Vanessa Jane Hall

Vanessa Jane Hall

Associate Professor

Leader of Group of Brain Development and Disease

Using STEM CELLs to model the Brain’s Role in Aging and Involvement in Neurodegeneration

Current Research Interests: 

  • Characterization of the entorhinal cortex in the developing and adult brain (pig and human)
  • Derivation of stellate cells from pluripotent stem cells for studying Alzheimer's disease
  • Modeling migraine in a dish using pluripotent stem cells
  • Comparative evolution of spatial navigation in different species.

Techniques we perform in the lab

  • Clearing of large tissue samples
  • Confocal microscopy
  • Single cell RNA sequencing
  • Microelectrode array analyses of neurons
  • Pluripotent and neural stem cell culture
  • Histology and Immunohistochemistry

 Current funding sources:

  • Danish Research Council (Technology and Production): 2.591 million dKK
  • Innovation Fund Denmark (


Stellate cell project 

We are particularly interested in the role of the entorhinal cortex in Alzheimer’s disease and why it is one of the first regions of the brain that is affected by the disease. In this project, we have performed detailed investigation of the anatomical and molecular make-up of the entorhinal cortex using the developing pig brain and are using state-of-the-art single-cell RNA sequencing technology to discover more details on the stellate cell located in the entorhinal cortex and its role in the disease. The aim is to produce a stellate cell in the dish from human induced pluripotent stem cells and study why it is particularly susceptible in Alzheimer’s disease.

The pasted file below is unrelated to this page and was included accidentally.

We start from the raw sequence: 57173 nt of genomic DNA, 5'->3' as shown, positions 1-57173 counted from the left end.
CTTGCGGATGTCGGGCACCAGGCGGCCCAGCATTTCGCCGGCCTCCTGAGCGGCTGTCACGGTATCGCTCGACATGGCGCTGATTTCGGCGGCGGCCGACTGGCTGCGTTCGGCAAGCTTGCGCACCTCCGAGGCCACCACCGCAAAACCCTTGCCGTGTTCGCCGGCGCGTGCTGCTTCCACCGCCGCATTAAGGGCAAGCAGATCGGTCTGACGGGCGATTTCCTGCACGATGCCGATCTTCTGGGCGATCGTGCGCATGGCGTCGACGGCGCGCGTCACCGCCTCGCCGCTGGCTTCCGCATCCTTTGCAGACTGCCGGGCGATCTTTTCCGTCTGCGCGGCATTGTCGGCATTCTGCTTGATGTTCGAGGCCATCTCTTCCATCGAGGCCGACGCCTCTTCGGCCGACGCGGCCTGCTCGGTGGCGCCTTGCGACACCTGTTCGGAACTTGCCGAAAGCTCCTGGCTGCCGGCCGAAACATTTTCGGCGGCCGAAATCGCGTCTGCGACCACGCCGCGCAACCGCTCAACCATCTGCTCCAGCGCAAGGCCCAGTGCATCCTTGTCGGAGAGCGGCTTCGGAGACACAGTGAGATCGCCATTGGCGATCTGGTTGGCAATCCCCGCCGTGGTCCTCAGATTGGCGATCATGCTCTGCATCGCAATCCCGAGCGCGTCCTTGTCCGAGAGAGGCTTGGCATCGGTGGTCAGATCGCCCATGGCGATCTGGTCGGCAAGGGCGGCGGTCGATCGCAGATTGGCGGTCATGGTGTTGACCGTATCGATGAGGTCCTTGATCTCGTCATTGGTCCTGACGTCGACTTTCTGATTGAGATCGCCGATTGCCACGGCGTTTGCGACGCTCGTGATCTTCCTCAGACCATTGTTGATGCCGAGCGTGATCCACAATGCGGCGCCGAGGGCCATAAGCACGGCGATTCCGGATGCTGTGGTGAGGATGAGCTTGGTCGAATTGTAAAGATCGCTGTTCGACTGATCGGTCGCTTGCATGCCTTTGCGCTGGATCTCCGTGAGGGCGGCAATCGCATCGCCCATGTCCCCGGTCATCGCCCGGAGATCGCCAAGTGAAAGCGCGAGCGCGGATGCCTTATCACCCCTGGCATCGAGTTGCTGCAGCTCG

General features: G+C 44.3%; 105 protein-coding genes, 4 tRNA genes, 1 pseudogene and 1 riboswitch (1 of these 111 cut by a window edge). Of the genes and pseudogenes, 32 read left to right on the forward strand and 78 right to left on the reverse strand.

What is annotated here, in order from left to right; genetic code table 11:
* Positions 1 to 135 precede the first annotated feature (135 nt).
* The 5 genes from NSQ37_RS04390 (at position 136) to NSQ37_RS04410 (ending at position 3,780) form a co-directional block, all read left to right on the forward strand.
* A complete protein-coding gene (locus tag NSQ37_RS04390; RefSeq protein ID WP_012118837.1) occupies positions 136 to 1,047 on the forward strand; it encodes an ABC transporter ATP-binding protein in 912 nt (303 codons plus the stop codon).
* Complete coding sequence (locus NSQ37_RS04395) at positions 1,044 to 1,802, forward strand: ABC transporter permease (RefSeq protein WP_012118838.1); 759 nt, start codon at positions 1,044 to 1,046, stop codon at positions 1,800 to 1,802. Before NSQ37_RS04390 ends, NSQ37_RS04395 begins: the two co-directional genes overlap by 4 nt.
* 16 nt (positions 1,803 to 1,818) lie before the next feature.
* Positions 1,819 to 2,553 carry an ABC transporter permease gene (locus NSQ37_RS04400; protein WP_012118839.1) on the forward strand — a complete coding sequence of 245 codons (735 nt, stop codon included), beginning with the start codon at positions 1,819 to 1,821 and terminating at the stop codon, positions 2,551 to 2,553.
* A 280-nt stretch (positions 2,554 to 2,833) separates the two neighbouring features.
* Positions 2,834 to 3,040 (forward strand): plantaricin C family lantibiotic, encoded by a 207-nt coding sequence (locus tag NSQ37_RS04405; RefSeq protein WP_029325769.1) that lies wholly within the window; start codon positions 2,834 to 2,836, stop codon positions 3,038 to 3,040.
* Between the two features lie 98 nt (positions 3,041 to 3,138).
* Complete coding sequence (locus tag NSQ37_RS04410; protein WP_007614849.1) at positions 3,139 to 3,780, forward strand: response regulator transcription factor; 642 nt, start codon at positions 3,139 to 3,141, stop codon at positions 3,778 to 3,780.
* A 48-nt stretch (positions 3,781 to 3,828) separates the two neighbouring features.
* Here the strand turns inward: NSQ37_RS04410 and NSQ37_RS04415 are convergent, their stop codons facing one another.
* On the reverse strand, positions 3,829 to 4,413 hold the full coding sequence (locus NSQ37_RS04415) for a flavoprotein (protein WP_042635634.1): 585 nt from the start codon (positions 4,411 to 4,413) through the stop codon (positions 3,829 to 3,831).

The research is currently in preprint form:

Funded by Innovation Foundation (Brainstem) and The Danish Council for Independent Research: Technology and Production


Previously funded Research Project 2010-2014: 

Generation of induced pluripotent stem cells from the APPsw biomedical pig.

Objective of the Project:

The major objective was to produce porcine neural stem cells from wildtype and APPsw transgenic pigs and differentiate these into neurons. The APPsw pig, was produced by Aarhus University and carries a human mutant gene which leads to a juvenile onset of Alzheimer’s disease in humans. The wildtype iPSC-derived neural cells could be used for future transplantations into the Alzheimer’s pig brain and neural cells derived from Alzheimer biomedical pig will be studied in-vitro to investigate the etiology of the disease.

Official Title:

Porcine induced pluripotent stem cells – Generation of in-vitro models and therapeutic neurons for the Alzheimer’s biomedical pig.

Funded by:

Det Frie Forskningsråd: Teknologi og Produktion

The Danish Research Council for Technology and Production Sciences

Fund Total:

3,347,880 DKK





Main supervisor:

2018-2020 Tobias Bergmann/University of Copenhagen

2017 - 2019 Yong Liu/University of Copenhagen


2014 – 2015 Carlota Pires/University of Copenhagen, Denmark

2011 – 2015 Dong Li: Submitted September 2015/University of Copenhagen, Denmark

2008 – 2011 Yu Gao/Uni of Copenhagen, Denmark: Now a postdoc at University of Wisconsin-Madison

2007 – 2010 Mikkel Rasmussen/Uni of Copenhagen, Denmark Now a postdoc at Bioneer A/S, Denmark developing iPSCs from patients.

Masters and Bachelors

Acted as main supervisor for several masters and bachelor students

Fields of interest

  • Induced pluripotent stem cells
  • Entorhinal cortex
  • Neural development
  • Single cell RNA sequencing
  • Tissue clearing

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